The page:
Outsourcing to contract manufacturing organizations (CMOs), and contract development and manufacturing organizations (CMDOs) has been on the rise in the last decade. Only one-third of manufacturing is estimated to be conducted in-house, the rest being outsourced. This is expected to be exacerbated with the growth of gene therapy and personalized medicine. Finding the right CMO and CMDOs can streamline the supply chain and minimize the time to market in a space where experts might still be limited. CMDOs are expanding into full service providers and are able to take over a larger share of the development and manufacturing process.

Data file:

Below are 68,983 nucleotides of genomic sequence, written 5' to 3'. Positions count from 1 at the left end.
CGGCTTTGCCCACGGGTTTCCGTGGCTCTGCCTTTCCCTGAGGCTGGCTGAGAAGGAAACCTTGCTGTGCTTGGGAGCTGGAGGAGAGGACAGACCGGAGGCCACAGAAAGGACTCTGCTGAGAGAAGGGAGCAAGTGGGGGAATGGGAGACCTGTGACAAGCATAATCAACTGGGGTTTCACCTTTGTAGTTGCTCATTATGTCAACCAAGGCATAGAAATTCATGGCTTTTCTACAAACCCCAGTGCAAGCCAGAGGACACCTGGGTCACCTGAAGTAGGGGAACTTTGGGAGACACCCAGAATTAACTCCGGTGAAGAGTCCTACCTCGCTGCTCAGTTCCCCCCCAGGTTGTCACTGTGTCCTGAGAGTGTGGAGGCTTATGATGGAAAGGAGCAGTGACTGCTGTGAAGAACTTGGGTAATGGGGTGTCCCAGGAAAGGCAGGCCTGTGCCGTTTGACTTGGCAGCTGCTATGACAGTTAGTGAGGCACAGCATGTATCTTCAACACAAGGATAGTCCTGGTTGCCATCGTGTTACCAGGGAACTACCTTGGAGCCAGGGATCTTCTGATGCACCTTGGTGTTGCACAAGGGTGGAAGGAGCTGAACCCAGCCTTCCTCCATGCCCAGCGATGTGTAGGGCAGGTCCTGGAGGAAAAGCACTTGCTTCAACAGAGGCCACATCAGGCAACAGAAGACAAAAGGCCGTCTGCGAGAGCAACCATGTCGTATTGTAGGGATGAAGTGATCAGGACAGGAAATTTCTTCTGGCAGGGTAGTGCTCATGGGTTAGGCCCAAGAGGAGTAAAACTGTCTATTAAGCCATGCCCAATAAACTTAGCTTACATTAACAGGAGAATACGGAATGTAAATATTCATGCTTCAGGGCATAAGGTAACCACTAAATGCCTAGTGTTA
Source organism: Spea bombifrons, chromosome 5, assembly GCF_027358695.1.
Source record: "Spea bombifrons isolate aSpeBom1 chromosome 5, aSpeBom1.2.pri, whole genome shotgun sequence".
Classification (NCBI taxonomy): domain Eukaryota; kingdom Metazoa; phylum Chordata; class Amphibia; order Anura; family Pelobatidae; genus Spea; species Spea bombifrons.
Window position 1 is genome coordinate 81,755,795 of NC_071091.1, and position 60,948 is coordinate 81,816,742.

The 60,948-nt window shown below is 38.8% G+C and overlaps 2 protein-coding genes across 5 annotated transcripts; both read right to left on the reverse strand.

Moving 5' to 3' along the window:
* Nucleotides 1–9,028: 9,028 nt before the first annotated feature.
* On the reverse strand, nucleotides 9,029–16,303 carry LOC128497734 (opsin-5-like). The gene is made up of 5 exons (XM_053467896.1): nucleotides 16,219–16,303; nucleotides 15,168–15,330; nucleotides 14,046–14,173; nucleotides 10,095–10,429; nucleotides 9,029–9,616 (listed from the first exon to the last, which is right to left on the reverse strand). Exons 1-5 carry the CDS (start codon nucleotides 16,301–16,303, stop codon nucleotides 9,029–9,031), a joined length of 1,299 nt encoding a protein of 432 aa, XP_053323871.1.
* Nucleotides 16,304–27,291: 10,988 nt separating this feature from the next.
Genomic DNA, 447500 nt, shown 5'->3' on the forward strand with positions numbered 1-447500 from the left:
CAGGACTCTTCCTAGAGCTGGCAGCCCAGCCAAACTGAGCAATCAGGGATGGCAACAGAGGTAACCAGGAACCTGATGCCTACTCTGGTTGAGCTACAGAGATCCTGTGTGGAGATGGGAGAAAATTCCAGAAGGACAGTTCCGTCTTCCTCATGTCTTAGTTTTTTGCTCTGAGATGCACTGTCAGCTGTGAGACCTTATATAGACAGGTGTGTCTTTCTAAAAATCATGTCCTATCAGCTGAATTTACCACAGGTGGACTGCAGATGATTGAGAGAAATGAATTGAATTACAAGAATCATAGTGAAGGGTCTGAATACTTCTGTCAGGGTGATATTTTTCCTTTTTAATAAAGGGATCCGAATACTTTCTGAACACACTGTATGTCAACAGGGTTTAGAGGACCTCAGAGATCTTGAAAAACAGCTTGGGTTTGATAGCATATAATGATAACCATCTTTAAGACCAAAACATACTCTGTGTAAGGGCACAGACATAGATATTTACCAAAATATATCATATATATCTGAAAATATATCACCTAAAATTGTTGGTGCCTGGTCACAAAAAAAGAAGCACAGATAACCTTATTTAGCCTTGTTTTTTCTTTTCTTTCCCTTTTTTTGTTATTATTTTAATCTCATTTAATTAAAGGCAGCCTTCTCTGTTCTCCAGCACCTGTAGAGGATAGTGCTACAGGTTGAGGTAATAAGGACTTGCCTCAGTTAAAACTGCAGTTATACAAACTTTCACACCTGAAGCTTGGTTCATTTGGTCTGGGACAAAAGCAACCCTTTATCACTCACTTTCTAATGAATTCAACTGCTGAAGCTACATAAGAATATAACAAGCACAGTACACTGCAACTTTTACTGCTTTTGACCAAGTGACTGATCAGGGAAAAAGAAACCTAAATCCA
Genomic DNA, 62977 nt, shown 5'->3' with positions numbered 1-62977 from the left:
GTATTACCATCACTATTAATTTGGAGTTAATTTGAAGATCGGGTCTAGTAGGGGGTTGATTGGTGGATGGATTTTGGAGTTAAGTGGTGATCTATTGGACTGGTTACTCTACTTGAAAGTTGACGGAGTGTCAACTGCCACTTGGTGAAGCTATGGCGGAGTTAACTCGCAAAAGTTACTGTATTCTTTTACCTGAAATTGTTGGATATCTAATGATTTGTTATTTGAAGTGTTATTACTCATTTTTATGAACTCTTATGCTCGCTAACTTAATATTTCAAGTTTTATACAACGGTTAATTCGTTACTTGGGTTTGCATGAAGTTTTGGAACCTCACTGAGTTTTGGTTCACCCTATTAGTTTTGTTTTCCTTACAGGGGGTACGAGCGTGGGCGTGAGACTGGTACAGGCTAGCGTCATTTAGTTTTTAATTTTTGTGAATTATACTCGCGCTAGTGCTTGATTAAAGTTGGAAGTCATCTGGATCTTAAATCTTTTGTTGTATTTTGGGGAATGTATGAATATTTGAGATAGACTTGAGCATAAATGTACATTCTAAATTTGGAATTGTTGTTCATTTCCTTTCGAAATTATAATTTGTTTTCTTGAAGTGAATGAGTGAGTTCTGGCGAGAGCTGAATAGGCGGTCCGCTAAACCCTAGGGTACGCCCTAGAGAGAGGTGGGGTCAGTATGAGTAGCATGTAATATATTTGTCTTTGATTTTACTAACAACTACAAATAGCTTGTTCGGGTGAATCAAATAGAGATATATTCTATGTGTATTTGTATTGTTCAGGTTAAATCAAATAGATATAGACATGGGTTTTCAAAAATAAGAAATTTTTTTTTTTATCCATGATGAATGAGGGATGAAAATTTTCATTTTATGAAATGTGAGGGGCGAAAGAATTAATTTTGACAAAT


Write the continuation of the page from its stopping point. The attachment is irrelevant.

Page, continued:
Although it has been a little over 2 years since the FDA made its first approval of gene therapy, the market for these therapies has been expanding rapidly. With such fast growth, not everyone managed to jump on board. So far, only six companies that are considered established large pharma players are included in the top 20 by 2024 sales by Evaluate Pharma (Novartis, Gilead, Biogen, Celgene, Roche and Takeda). All these six players acquired a strategic partner in this space within the last 2 years. 

Gene and cell therapies have shown great potential for decades now but have only now shown that they can be successful not only tackling incurable rare diseases but also replacing traditional pharmaceuticals.